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Old 11-24-2012, 04:25 PM  
RockyMtnBlue
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Default Blocking on deck joists

Building a 16x24 deck, 16' joists attached at ledger and supported by 2 beams at about 7' and 14' from ledger. I currently have solid blocking at about 4' and 11'. Do I need more blocking?



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Old 11-24-2012, 04:56 PM  
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Here's a starting point
http://www.bestdecksite.com/introJoistsPg1.htm



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Old 11-24-2012, 05:03 PM  
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Thanks for that reference... Seems I'm OK.
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Old 11-24-2012, 07:18 PM  
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Default Ok

Looks good! So what's goin on for the decking material?

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Old 11-24-2012, 07:19 PM  
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Quote:
Originally Posted by RockyMtnBlue View Post
Thanks for that reference... Seems I'm OK.
". . .blocking is also required every 8 feet for 2x10 and taller joists."

Your joists don't look like they're 10" or higher, so for shorter joists do we need more or less blocking? Shorter joists may be less likely to twist, but that's just a guess. I'd like to see a rule or a formula.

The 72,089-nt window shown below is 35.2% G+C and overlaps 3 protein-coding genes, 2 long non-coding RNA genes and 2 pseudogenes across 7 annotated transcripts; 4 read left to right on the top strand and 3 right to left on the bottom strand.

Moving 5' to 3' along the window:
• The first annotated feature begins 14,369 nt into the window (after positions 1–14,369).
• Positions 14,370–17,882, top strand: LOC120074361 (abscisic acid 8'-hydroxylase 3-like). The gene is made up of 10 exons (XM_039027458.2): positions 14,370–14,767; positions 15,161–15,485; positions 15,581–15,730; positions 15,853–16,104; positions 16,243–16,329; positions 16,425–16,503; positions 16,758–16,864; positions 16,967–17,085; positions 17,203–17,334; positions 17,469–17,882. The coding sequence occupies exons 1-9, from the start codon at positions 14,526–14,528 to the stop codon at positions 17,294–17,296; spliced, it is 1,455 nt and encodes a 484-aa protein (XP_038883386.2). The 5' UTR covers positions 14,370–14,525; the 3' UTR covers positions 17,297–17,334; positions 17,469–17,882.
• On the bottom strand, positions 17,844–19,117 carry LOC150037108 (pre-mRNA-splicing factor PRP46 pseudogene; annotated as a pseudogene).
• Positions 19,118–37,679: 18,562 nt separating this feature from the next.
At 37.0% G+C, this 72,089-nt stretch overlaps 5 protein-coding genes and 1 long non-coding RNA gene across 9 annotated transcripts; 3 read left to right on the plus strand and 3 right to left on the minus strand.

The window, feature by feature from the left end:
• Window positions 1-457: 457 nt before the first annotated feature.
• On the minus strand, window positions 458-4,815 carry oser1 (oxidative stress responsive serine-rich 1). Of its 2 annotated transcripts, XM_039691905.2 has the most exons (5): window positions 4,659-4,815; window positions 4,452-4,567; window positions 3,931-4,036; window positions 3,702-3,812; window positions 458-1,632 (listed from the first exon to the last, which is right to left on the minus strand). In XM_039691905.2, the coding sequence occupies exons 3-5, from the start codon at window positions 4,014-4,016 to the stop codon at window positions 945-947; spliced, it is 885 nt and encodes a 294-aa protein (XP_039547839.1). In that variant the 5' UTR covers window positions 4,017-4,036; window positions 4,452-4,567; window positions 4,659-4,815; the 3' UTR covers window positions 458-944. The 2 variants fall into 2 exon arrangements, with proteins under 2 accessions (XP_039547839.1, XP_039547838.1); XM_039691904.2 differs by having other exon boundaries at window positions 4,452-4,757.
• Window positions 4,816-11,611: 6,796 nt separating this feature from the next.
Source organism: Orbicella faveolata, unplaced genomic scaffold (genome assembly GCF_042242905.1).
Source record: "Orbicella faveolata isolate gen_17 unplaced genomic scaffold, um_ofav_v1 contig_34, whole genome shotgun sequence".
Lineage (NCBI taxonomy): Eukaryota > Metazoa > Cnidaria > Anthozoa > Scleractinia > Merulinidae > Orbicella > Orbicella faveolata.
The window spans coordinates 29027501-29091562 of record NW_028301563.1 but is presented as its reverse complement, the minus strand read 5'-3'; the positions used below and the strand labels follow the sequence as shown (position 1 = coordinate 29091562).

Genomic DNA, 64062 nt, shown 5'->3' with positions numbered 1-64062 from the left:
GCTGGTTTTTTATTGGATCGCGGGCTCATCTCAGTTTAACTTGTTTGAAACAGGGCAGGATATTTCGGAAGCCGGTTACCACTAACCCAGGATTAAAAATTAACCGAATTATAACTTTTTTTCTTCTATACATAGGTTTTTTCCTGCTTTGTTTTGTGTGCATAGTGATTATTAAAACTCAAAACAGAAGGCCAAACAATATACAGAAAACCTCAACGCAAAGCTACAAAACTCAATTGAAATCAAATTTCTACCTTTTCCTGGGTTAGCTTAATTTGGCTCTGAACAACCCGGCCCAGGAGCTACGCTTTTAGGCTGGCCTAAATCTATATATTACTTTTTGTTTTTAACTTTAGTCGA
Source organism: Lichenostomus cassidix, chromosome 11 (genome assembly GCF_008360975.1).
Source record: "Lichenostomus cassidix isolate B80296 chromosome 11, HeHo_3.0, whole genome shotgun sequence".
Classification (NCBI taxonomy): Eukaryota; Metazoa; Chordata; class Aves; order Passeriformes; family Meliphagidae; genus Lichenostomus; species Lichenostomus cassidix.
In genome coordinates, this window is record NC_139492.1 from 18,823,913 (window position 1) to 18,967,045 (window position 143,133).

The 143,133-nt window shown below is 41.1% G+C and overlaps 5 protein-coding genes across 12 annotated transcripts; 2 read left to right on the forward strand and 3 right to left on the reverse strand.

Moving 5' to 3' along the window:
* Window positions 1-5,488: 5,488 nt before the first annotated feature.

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Old 11-24-2012, 10:51 PM  
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Wazzat.... Like you, Im assuming that smaller joists would be less liable to twist and that blocking every 8 feet is adequate.

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Old 11-24-2012, 10:52 PM  
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InspectorD, 5/4 x 6 treated is the plan.

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Old 11-25-2012, 02:36 PM  
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Hmm, I can get 5/4 x 6" cedar for a little more than PT. I like the looks of cedar and the fact that it will take a stain better than PT.

I plan on re-treating the decking every two years... Whether its PT or cedar.

What comments/experiences do others have related to these two decking choices?

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Old 11-25-2012, 02:55 PM  
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I prefer the cedar cause it just looks nicer. The railings are a bit more stable and have a softer look and feel. My deck is cedar, it holds up just fine to furniture and traffic. I used stainless fasteners on all the railings so it did not get the black marks through the boards. The screws I hid underneath for the decking called blind screwing(leave it alone Oldog).

There are plenty of materials today, I still like plain Ol, inexpensive cedar.
Treat or seal all ends of all cuts no matter what material you use.
Good luck.

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Old 11-27-2012, 01:46 AM  
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Your joists do not look like they are pressure-treated lumber in the photo. Are they? If not, it's a bit of a gamble on their long-term performance, isn't it? I don't know where you live, but anywhere in the Rocky Mountains (as inferred from your screen name) will be subject to rain and (lots of) melting snow. If you're planning on flipping the property, so be it. If you plan on being there a while, you might consider applying some heavy duty preservative, like copper napthanate, to the joists before installing the decking.



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